Item (1) is of dubious value - that content could just as easily exist and be provided to a larger group of gamers in the absence of GME negotiating exclusivity. I already addressed item (2) above - they are not competitive in the used game market for anyone willing to put in a little effort. Item (3) is somewhat interesting but I think it is a small population - and as a shareholder this isn't the ideal customer base to build a company on. This population also gets the same benefits at other retailers like Best Buy, Walmart, Target, etc

So let me somewhat amend my prior statement: there is no compelling or unique value GME provides to customers.
One thing that drives consumers to GME is trading in old games as well as purchasing used disc games. I'm sure margins on used games are super thin and dont add much to the bottom line but it does bring in foot traffic. Both the PS5 and new XBOX will be backwards compatible so consumers can shop used games from PS4 and XBOX One. One thought is consumers will trade in a bunch of old games/consoles for store credit and put that towards a new console. Food for thought...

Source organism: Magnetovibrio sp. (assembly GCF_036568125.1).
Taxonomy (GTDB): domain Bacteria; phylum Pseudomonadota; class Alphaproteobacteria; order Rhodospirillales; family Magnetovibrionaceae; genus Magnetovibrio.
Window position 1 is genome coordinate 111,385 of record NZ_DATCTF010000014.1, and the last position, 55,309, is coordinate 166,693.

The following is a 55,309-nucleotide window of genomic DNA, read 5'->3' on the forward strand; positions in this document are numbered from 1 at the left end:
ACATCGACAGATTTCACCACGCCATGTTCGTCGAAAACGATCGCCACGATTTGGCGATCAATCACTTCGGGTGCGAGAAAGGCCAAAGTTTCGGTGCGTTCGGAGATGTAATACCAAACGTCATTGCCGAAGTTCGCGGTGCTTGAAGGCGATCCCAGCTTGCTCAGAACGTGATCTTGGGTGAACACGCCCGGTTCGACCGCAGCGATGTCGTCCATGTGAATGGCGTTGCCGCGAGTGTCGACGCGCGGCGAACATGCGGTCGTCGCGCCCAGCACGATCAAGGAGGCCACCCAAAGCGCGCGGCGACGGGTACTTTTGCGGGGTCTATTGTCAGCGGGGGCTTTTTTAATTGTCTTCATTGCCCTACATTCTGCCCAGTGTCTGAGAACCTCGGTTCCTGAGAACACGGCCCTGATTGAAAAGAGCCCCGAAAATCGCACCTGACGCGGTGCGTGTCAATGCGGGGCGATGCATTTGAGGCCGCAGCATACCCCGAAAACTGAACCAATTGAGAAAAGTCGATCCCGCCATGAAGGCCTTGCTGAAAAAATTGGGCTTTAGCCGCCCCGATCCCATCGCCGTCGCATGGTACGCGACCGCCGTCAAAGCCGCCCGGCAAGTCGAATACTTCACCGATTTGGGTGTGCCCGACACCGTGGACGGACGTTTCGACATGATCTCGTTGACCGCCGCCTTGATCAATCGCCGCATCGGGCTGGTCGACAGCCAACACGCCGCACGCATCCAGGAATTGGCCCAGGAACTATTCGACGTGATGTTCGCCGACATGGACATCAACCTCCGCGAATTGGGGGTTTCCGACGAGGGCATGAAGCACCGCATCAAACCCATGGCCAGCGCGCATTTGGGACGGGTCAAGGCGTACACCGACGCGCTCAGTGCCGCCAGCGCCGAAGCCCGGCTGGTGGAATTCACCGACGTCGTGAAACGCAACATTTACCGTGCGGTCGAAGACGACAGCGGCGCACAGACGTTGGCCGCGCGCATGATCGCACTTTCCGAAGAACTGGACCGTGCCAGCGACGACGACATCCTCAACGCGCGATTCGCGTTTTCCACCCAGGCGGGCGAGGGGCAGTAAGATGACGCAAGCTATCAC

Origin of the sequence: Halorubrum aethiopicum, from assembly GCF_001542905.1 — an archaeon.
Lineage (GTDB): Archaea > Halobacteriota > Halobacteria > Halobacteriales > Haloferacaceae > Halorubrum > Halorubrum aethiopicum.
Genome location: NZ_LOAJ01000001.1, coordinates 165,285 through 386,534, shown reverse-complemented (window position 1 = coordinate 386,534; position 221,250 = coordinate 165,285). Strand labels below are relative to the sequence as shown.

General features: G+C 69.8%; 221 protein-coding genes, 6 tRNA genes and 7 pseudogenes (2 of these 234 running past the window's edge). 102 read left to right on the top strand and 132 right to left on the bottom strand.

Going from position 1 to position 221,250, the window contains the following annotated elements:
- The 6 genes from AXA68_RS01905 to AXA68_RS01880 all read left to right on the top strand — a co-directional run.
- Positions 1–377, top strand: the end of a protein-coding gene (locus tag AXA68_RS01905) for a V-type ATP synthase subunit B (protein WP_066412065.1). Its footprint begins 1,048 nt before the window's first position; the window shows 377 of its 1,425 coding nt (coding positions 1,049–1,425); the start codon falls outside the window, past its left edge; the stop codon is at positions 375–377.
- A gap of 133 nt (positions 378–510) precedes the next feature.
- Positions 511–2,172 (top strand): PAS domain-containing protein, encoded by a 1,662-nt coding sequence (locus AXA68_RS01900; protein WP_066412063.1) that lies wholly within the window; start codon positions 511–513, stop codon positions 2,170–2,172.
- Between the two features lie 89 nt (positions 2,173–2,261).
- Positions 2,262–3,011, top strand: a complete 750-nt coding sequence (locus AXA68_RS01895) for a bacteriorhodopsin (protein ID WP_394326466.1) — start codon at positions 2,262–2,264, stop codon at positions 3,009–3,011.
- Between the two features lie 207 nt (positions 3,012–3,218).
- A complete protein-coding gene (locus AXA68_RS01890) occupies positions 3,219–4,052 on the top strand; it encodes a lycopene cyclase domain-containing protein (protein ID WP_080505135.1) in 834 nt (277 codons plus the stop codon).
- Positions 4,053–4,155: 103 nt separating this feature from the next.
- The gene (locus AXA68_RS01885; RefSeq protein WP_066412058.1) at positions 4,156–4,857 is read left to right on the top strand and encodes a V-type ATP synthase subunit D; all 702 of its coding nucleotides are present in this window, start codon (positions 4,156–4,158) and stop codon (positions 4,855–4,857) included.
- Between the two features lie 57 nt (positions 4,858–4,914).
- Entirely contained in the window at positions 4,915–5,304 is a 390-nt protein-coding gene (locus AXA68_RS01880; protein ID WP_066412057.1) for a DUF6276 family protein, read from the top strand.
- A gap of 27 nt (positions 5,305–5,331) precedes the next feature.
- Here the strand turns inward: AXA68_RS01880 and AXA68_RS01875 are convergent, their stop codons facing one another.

Jocubus profile picture
This is incorrect - margins on used games have historically been the HIGHEST of all sales and made a substantial contribution to profit.

In fact, much of the poor results for GME has been due to the underperformance of the used game segment
Good to know. Thanks
Adio Capital profile picture
Taking a peek at the 2017 10-K, you can see the breakout of the gross profit margins:

New video game hardware 9.1%
New video game software 22.9%
Pre-owned and value video game products 45.5%
Video game accessories 32.5%
Digital 85.8%
Technology Brands 73.9%
Collectibles 32.7%
Other 31.3%
I was very struck by how the proxy fight was so tenacious. If this was simply a matter of rearranging the deck chairs on the Titanic, we would not have seen such a pitched battle. Clearly, there is a lot at stake. I hope the apparent board changes will prove lucrative for all longs. Let's hope substantial change is on the way in the near term as this company remains woefully undervalued.